July 2, 2018 • Athletic Administration

The athletic director’s path to certification

When discussing or dealing with educational matters, most members of the community understand that teachers have to be certified in their subject matter. This makes perfect sense, because you want the best possible individual in every classroom and someone who is qualified to provide the instruction.

Those entrusted to lead a school or district have to earn a supervisory certificate in order to fill these positions. These certificates entail the completion of additional courses covering strategies, concepts and best practices in order to provide the skills and knowledge to serve successfully. This isn’t unusual, since most professions require some sort of certification or licensure to be considered qualified.

It’s imperative that athletic administrators earn their national certification, because everyone expects the highest level of expertise, regardless of the responsibilities involved with the position. Certification is the effort to ensure and demonstrate competency, quality and professionalism, and it represents a vital and essential goal for all athletic directors.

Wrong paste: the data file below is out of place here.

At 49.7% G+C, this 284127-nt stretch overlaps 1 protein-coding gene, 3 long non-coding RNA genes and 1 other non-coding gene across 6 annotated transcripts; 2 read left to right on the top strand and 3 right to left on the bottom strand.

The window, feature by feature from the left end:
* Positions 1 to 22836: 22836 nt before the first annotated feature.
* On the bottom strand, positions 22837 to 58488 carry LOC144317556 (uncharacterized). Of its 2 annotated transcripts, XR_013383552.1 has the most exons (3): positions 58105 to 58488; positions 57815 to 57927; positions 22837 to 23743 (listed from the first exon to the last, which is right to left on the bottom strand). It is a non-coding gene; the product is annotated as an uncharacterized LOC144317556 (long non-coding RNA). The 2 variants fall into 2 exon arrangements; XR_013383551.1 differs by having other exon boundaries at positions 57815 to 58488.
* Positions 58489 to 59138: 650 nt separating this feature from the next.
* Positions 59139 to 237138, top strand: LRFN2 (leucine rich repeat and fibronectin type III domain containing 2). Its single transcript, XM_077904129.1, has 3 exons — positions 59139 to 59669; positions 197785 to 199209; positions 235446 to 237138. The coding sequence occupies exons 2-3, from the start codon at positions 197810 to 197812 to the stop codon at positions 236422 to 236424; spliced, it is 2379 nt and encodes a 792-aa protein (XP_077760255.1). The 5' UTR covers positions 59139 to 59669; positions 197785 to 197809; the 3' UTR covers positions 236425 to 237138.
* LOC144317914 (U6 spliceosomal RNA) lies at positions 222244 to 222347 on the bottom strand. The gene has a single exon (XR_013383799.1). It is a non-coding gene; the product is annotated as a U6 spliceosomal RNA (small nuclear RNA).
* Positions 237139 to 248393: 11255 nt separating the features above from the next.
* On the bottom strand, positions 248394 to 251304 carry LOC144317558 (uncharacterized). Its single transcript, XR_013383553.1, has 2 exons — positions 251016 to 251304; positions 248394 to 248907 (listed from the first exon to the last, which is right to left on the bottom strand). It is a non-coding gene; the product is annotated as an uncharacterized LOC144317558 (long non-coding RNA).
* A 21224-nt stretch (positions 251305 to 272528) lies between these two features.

The National Interscholastic Athletic Administrators’ Association (NIAAA) created a program that allows high school athletic administrators to earn four levels of certification. This is accomplished by completing designated Leadership Training Institute (LTI) courses and completing an exam for one level while completing a project for the highest designation. There is an entry level, and also one certification that can be earned by middle school athletic administrators.

It’s important to note that the certification program created by the NIAAA has been recognized as one of the highest educational quality and is fully registered by the National Certification Commission. Meeting these standards attests to the quality, value and integrity of the NIAAA program.